Niki Caro (McFarland, USA) wasn’t a likely choice to direct this Chinese fantasy, but she pulls it off with heart, and not just a few wire tricks. More interestingly, she manages to bridge Eastern and Western sensibilities in the storytelling, arriving at a comfortable blend between Crouching Tiger, Hidden Dragon and any Disney princess film you’d like to consider, though perhaps Pixar’s Brave is a better point on that end of the spectrum.
I admit I went into this one full of trepidation. There were so many controversies around the release of the film. Starting with ill-considered tweets from its star Yifei Liu and then its direct release on stream. But, I have to admit it won me over. Donnie Yen (xXx: Return of Xander Cage), Li Gong (2046), Jet Li (The Expendables 3 ), Tzi Ma (The Farewell), Rosalind Chao, and Pei-Pei Cheng (Lilting) certainly added to the enticement to see the movie.
Mulan isn’t brilliant, but it’s fun and, most importantly, avoids the really bad choices at the end that it starts to swing toward. I was even surprised by moments. Admittedly, despite the well of talent, the performances are relatively shallow. The story is also far too easy and fast. But it’s full of action and visual distraction. It may be a bit confused in some aspects of its story, but it certainly took some chances by incorporating the Western and Eastern Phoenix tales into the story without much explanation or apology to the mashed-up mythos.
Basically, this isn’t a waste of time, but it isn’t one you have to rush to. And the more Chinese fantasies you’ve seen, the thinner this will seem. However, it delivers on its promise, if not with the depth or emotional impact you might have wished.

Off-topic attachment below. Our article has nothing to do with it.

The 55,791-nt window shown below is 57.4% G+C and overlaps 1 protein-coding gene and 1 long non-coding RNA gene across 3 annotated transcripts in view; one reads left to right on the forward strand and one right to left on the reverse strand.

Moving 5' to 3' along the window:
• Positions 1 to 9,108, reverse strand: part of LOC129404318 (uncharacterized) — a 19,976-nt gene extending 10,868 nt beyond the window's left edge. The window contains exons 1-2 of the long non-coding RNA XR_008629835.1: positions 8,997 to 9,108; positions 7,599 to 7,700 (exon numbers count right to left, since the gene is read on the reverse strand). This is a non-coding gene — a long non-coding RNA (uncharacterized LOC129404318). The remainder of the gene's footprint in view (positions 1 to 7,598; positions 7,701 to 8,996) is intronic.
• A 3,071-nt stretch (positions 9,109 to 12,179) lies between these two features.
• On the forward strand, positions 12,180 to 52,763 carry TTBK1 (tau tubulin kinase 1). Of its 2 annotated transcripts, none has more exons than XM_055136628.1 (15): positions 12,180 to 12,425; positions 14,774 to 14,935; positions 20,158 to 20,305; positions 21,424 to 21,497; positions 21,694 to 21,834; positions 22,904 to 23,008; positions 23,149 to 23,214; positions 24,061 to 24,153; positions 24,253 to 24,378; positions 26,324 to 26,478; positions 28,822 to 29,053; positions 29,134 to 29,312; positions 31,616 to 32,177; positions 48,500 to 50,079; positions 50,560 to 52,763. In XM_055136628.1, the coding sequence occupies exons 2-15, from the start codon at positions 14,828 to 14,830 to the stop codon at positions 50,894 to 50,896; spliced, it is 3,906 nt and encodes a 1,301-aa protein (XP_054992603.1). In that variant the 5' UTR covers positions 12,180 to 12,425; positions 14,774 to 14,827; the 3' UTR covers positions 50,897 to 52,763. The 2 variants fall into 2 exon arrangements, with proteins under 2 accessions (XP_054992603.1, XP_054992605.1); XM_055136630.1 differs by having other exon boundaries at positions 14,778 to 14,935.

In its third season, and practically third incarnation, Discovery has finally bridged the divide that has separated two sets of fandom for decades by dropping Trek characters into a Star Wars-like universe. The highly anticipated third launch of this show starts off with a bang and quickly resets the style, sensibility, and characters … yet again. Has any show changed this much series to series other than Fringe (and even that had some consistencies) or The OA (had it been allowed to continue)?
I actually rather enjoyed the first season. There was some daring darkness and an attempt to remake the franchise into something new. The second season was a bit more confused. Interesting, but confused. Character motivations changed, the politics and focus shifted. The outcome and climax were a bit rushed and not entirely satisfactory. However, that finale opened the door for the series to completely leapfrog all known Trek canon and forge their own path.
And that brings us to the current series, 900 years in the future and several hundred years beyond any known story. There are immediate references to past events setting up mysteries and possible eddies from the time jump to keep us anchored. But the most notable aspect is how changed Sonequa Martin-Green’s Michael is. Her entire demeanor has shifted. By the end of the second episode, many others from the crew will have begun down new paths as well. Michelle Yeoh (Last Christmas), in particular, is being set up for some incredible fun.
But, of course, these shifts created a problem for the series…it had to start all over again. With the characters, with the plots, and with the Federation. So, after a solid 2-part opening it devolves for a good part of the season into providing stories for these new beginnings which are wrapped up in Star-Trek-easy confrontations and solutions to get them on the path.
While some characters are jettisoned, others, like Oded Fehr (Resident Evil), Ian Alexander (The OA), and newcomer Blu del Barrio bring some new life to the show. Their insertion into the story is forced at times, but all provide new directions. Admittedly, this is also often at the cost of not getting to see some of the characters we’ve already invested in as much as we’d like to. And with all these encapsulated stories everything comes across as a bit too easy and fast to resolve because they have limited time to get it all done in one episode and/or one season. And the big mystery is scarily bad, hand-wavy science, and the entire season is overly earnest, in that very Trek way, particularly near the end of the season.